Installing Applications for a specific user

Have you ever needed to test an Application but didn’t want to fully install it on your Mac? Or perhaps you want to test an updated version of an Application without having to update/replace the previous version in /Applications on your mac’s hard drive?

A useful trick which has been around for a while but not many mac users seem to know about it, is the ability to create an Applications folder in your User Accounts’ Home folder and install into this folder the Application you want to try.

In other words, Applications can be installed for ALL users or just for a specific user.

The default on a Mac of course is to install new and updated Applications for ALL users, which installs the Application into the root level Applications folder = /Applications.

However, you can install an Application just for a specific user by creating a folder titled ‘Applications’ (must have a capital ‘A’) into a User’s Home folder.
For example, if I wanted to have my own Applications folder, which only my user account can use, I would create the following folder = /Users/russell/Applications.

From now on, whenever I double click on any document, this ‘per-user Applications folder’ will be checked first to see if it has an Application that can open the document I’m trying to open, BEFORE the system checks the default ‘/Applications’ folder.

Plus, I can safely use Applications stored in my own Applications folder knowing that other users on my machine will not be able to use this version of the Application:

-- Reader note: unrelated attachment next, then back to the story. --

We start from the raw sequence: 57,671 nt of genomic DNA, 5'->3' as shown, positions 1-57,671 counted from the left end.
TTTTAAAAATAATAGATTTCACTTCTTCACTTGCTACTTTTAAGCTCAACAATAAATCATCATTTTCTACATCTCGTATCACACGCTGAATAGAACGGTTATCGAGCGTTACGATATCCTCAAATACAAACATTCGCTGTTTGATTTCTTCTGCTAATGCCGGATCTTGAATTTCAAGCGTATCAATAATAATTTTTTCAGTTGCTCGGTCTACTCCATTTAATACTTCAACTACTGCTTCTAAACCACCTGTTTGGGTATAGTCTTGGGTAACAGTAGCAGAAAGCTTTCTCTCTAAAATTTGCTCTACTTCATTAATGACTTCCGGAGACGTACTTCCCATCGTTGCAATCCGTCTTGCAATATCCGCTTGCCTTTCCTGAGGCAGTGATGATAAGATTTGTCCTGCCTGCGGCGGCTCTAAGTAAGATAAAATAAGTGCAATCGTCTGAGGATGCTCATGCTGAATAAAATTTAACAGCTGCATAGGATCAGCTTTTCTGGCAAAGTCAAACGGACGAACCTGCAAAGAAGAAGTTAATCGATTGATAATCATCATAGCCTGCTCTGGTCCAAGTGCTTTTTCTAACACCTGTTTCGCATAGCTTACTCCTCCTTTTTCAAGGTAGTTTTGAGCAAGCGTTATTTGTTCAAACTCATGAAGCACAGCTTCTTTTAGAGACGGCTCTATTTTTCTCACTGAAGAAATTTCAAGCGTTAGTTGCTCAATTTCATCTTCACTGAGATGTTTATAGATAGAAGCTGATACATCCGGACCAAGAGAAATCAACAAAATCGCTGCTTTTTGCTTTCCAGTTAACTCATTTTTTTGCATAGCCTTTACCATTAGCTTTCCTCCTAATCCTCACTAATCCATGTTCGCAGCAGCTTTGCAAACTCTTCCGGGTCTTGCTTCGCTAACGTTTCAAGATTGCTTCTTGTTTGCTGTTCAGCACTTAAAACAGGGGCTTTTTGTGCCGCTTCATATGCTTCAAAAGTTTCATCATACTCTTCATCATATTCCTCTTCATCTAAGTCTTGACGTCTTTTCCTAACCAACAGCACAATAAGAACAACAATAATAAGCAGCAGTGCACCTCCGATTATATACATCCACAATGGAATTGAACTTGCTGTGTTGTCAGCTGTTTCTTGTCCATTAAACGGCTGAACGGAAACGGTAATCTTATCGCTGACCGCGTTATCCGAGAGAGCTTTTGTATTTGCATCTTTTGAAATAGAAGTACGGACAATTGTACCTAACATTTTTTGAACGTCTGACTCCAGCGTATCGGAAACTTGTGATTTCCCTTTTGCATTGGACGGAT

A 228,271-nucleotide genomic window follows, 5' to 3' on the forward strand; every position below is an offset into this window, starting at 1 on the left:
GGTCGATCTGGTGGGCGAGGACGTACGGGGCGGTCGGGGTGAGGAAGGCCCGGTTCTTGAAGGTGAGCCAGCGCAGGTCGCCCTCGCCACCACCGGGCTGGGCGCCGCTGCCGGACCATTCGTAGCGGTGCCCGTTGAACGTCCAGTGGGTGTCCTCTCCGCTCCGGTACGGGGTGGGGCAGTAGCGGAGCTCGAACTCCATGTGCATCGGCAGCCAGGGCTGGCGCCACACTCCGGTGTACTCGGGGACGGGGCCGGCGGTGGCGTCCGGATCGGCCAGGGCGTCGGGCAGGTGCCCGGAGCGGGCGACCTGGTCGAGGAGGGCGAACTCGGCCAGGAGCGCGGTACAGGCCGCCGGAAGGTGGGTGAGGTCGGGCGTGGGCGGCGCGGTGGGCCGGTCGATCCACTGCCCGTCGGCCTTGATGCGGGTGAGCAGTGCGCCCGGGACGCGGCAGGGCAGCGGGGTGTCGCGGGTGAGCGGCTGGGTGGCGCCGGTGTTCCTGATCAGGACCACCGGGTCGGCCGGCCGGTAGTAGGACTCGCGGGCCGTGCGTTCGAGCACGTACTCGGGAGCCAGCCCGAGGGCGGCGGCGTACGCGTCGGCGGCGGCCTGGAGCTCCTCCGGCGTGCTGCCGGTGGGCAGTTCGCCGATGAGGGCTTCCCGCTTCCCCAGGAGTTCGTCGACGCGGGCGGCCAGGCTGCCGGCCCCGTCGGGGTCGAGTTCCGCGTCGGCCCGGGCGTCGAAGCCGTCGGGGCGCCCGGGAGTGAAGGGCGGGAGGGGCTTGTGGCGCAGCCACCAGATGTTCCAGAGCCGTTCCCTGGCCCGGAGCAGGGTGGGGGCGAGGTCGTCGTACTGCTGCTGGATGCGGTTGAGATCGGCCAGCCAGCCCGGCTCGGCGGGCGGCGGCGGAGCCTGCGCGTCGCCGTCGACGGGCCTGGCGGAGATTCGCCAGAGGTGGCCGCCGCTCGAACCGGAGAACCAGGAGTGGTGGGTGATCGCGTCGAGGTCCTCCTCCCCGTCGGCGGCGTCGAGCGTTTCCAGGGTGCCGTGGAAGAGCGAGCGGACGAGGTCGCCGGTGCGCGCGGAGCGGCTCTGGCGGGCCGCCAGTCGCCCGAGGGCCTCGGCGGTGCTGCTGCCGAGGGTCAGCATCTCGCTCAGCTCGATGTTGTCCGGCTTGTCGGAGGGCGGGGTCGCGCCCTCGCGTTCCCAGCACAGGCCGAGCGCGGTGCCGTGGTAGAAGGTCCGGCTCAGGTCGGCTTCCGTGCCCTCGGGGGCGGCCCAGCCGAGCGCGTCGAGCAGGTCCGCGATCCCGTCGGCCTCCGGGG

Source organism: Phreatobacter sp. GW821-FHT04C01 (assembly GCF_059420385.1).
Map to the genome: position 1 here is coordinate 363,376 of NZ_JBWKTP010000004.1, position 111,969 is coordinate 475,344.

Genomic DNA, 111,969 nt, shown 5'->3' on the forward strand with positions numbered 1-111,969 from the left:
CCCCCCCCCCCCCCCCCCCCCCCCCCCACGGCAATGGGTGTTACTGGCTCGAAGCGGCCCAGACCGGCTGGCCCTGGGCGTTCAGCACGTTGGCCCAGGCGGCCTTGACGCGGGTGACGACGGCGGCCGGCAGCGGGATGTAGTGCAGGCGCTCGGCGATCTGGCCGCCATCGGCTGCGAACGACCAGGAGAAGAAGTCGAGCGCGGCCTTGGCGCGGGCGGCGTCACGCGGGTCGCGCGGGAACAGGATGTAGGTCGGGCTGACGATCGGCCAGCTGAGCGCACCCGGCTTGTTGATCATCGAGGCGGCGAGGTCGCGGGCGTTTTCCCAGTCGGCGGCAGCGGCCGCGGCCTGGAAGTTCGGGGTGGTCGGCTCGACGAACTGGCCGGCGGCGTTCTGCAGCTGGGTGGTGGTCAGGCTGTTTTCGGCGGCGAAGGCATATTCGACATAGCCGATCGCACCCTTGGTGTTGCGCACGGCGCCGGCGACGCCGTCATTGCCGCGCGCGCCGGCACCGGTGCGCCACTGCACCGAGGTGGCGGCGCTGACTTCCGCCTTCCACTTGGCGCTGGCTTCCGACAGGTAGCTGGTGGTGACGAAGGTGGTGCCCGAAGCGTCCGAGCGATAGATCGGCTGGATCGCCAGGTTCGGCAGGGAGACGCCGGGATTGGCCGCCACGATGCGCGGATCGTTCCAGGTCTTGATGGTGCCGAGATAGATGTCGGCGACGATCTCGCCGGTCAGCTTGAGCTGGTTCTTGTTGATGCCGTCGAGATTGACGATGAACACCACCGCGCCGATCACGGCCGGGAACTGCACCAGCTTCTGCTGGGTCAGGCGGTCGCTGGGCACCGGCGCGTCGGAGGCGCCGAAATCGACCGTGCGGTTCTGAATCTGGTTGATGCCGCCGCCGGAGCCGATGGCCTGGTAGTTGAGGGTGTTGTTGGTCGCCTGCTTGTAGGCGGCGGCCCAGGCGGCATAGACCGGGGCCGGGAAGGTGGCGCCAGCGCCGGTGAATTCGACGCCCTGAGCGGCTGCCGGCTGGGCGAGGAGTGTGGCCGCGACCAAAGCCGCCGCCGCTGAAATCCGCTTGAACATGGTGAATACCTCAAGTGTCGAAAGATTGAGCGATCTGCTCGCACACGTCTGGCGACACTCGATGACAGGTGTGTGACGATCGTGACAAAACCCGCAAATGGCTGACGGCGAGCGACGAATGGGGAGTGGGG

Installing Applications for a specific user

 
This feature has been tested using OS X v10.8.2 which was the latest Mac OS release at the time of writing and also using the latest Internal and external Apple keyboards.

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3 Responses to “Installing Applications for a specific user”

  1. innermotion says:

    I thought the ~/Applications folder defaults to 755 permissions which means all Apps inside will be readable and executable by any user anyway. You would manually have to change the folder permissions to say 700 to lock other users out of using these apps.

  2. Thanks for your reply innermotion, i wasnt trying to get that technical! ;)

    The main point i wanted to get across was that when your user that has the ~/Applications folder double clicks on a document, this Applications folder is prioritised first to load any applications.

    Obviously, like with any file or folder you create, you would need to check the permission to ensure security requirements are met.

  3. David Acland says:

    We use this a lot in school builds to hold “sensitive” applications. Making sure (as innermotion says) to edit the permissions so that other users can’t access the folder.

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